Nature, red in tooth and claw
Alfred Lord Tennyson
On land, we have a very good understanding of how the most intelligent nonhuman animals live. By contrast, our understanding of the same in the sea is very poor. Nature documentaries exacerbate the problem by mixing high picture quality with definitive sounding statements that have minimal foundation.
As an example of this, take a case I previously covered on these pages: humpback whale songs. These are very efficient at repelling females from their male singers, so they’re not love songs. That continual erroneous attribution masks a far more complex situation than any terrestrial equivalent.
This singing attracts males to other males. Once they approach each other, something that looks very like a courtship dance begins. Given that they sing mostly on mating grounds, it should come as no surprise that this ritual movement occasionally ends in a fight. It might seem reasonable, then, to assume the next simplest explanation and think of their tunes as challenge songs, but we have reason to doubt even that is correct. For starters, though females frequently approach bulls after their male-male dances, no instance of mating has ever been observed following those post-dance male-female meetings! Another clue is that, we frequently observe two male humpbacks working in pairs. What is particularly hard to explain is that they often coordinate in very dangerous tasks with no benefit to themselves, or even their own species. This manifests as saving other mammals from the depredations of killer whales.
Recently a systematic study of these unusual protective behaviours was published, and it showed the importance of these pairings. Additionally, we should note that younger males group in pairs when they try to displace a more mature male from escort duties. Escort duties themselves, are yet another behaviour of humpbacks that has resisted attempts at explanation in terms of instinct driven by evolutionary pressures, so I will briefly examine whale escorting in turn…
After mating season, the male humpback seem to pay little attention to the females. Eleven months later the mother gives birth, after which a large male sometimes appears by their side, following them, and protecting them from danger. Fatherhood of that calf is not linked to escort duties (some researchers claim it is never the father), but even if it was, evolutionary pressure would give advantage to those who didn’t escort and looked for a new partnership instead – doubling his chances of having children. So why are males paying such attention to females who won’t be ready to mate until at least the following season? The easiest way to solve it is to think of acts that pay off years later in terms of future breeding opportunities. This presents a massive problem since no nonhuman land animal plans this long-term. It would also entail the need for elaborate anti-cheating strategies. Now… let us return to those male pairings…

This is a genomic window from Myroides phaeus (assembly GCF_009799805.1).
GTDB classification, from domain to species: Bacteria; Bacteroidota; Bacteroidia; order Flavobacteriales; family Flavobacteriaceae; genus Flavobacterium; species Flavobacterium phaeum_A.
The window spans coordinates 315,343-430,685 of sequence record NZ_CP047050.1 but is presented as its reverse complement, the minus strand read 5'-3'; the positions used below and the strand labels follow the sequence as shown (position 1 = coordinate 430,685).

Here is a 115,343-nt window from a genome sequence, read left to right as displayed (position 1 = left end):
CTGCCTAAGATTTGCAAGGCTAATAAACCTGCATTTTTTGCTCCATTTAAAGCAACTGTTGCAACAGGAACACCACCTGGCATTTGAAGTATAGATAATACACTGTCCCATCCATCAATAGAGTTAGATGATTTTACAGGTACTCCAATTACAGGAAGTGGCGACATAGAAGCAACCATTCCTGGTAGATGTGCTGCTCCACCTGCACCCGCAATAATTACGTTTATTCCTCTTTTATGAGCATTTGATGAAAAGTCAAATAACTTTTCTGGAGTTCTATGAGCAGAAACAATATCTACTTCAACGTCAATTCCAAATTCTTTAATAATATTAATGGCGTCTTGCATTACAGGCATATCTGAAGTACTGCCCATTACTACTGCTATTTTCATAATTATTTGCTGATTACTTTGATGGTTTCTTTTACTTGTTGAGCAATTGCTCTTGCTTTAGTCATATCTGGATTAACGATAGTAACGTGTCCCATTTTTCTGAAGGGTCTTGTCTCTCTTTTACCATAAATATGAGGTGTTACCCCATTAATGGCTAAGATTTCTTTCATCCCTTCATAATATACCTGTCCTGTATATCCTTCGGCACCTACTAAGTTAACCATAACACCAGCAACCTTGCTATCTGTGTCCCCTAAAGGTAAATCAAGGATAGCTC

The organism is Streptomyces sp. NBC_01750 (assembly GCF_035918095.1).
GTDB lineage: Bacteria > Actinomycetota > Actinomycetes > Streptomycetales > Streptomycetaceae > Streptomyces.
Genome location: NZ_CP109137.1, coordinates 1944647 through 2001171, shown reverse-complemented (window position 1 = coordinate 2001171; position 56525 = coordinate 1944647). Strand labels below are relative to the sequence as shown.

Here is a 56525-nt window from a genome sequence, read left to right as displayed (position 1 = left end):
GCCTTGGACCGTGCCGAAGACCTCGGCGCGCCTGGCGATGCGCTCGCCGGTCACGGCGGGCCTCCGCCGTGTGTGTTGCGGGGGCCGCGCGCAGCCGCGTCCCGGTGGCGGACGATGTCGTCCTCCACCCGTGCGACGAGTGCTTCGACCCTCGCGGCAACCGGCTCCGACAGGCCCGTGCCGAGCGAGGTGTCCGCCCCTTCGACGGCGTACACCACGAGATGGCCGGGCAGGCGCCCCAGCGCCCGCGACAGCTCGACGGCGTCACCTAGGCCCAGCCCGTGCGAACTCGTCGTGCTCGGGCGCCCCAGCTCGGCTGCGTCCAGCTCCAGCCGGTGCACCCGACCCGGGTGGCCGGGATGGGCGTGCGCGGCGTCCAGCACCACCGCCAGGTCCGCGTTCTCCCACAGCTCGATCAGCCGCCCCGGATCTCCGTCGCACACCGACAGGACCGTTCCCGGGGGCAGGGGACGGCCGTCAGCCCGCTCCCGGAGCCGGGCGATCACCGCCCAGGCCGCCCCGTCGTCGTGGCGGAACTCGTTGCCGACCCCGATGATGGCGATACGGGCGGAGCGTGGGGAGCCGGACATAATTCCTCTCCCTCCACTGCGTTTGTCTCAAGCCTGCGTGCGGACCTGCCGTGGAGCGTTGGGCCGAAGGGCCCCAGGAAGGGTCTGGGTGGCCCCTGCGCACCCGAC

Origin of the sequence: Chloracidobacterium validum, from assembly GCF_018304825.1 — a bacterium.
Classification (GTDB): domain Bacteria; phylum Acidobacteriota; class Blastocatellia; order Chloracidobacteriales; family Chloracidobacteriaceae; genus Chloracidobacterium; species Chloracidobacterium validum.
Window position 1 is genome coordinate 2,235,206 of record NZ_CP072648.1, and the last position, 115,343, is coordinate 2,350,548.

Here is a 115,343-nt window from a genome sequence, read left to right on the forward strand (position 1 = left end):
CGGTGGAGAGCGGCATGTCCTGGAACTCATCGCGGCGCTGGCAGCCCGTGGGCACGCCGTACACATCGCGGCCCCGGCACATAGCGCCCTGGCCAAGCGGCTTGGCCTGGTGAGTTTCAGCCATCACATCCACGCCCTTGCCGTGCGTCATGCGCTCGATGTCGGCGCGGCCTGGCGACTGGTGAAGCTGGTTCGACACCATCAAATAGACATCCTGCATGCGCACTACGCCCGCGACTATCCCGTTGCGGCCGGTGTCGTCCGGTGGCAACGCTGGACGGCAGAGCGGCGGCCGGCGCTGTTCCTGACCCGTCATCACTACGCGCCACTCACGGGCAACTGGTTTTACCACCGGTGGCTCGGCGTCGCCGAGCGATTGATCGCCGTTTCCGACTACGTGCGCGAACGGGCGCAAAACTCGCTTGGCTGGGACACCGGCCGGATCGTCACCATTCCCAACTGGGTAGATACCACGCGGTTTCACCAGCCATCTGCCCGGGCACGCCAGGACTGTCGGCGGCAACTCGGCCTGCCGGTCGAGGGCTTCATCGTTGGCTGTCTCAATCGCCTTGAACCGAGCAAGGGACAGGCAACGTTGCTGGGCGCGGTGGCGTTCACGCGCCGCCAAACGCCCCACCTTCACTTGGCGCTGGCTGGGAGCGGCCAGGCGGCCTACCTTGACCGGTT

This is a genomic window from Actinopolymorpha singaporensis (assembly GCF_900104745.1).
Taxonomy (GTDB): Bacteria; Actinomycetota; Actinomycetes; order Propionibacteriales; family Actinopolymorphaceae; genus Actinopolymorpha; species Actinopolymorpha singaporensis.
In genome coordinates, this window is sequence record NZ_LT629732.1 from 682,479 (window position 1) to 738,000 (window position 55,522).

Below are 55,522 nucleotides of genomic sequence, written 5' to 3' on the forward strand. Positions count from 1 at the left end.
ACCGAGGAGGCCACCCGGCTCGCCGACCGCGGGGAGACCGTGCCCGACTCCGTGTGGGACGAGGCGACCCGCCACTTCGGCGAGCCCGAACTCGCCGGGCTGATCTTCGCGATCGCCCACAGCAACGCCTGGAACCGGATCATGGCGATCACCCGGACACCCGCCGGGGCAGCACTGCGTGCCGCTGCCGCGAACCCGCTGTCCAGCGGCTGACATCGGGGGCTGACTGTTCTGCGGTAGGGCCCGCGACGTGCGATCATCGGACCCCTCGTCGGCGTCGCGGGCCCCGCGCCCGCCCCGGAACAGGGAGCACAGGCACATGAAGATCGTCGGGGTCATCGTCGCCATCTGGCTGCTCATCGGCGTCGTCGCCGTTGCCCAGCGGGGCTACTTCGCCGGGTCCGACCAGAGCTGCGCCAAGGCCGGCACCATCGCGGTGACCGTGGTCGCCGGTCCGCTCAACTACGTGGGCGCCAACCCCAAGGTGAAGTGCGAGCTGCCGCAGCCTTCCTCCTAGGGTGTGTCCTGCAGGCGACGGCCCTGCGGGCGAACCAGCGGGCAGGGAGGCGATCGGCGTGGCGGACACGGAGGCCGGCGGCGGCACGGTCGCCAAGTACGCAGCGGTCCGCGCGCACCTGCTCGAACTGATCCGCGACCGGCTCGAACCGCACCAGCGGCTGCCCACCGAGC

The seemingly altruistic protective activity of male pairs begs the question of how and where they forge such close bonds. The plainest solution is that they could be very closely related (as in brothers), but I have heard this isn’t the case. I can’t help noting, if a male never gets the chance to mate, these male-male partnerships would be the most important relationships of their adult life. Given that, I wonder if those male-male dances may represent more than a simple challenge to dominance?
I have also previously mentioned the anecdotal evidence that resident killer whales attack and chase meat eating transient killer whales wherever they find them. Bolstering this is much peer reviewed evidence that transients spent a lot of time and energy avoiding residents but not visa versa. They are the same species and their diets are mutually exclusive, so there is no food competition. I hate to anthropomorphise but, once more, we have evidence of a systematic effort that takes a form that one might expect in a moral crusade.
One clue as to the resident mind comes from a scientist that had become well know to a pod of killer whales that she studied each season off British Colombia. She described how a resident mother whale, whose son had been non-fatally shot by some ‘sportsman’, pushed him toward the research vessel, rotating his injury to the surface, all the while eyeing those on board. If we allow the possibility that killer whales have very high intelligence we might have been tempted to believe that she expected those researchers to protect her pod from other renegade humans.
Finally we get to the case of sperm whales. In the North Atlantic, male sperm whales are occasionally seen swimming freely with killer whales, yet when played the calls of transients (which live only in the North Pacific), they immediately surfaced and congregated. Such behaviour is hard to explain for several reasons. Firstly these large whales are observed to be solitary in all other circumstances. Secondly killer whales have never been observed attacking male sperm whales, but male sperm whales have been observed to harass killer whales.
To summarise, there are many lines of evidence indicating a massive and continuing struggle boiling under the ocean surface between mammal eating killer whales and at least three fish and krill eating whale species (including their own). We, as yet, are totally unable to explain its nature in terms of conventional ethology.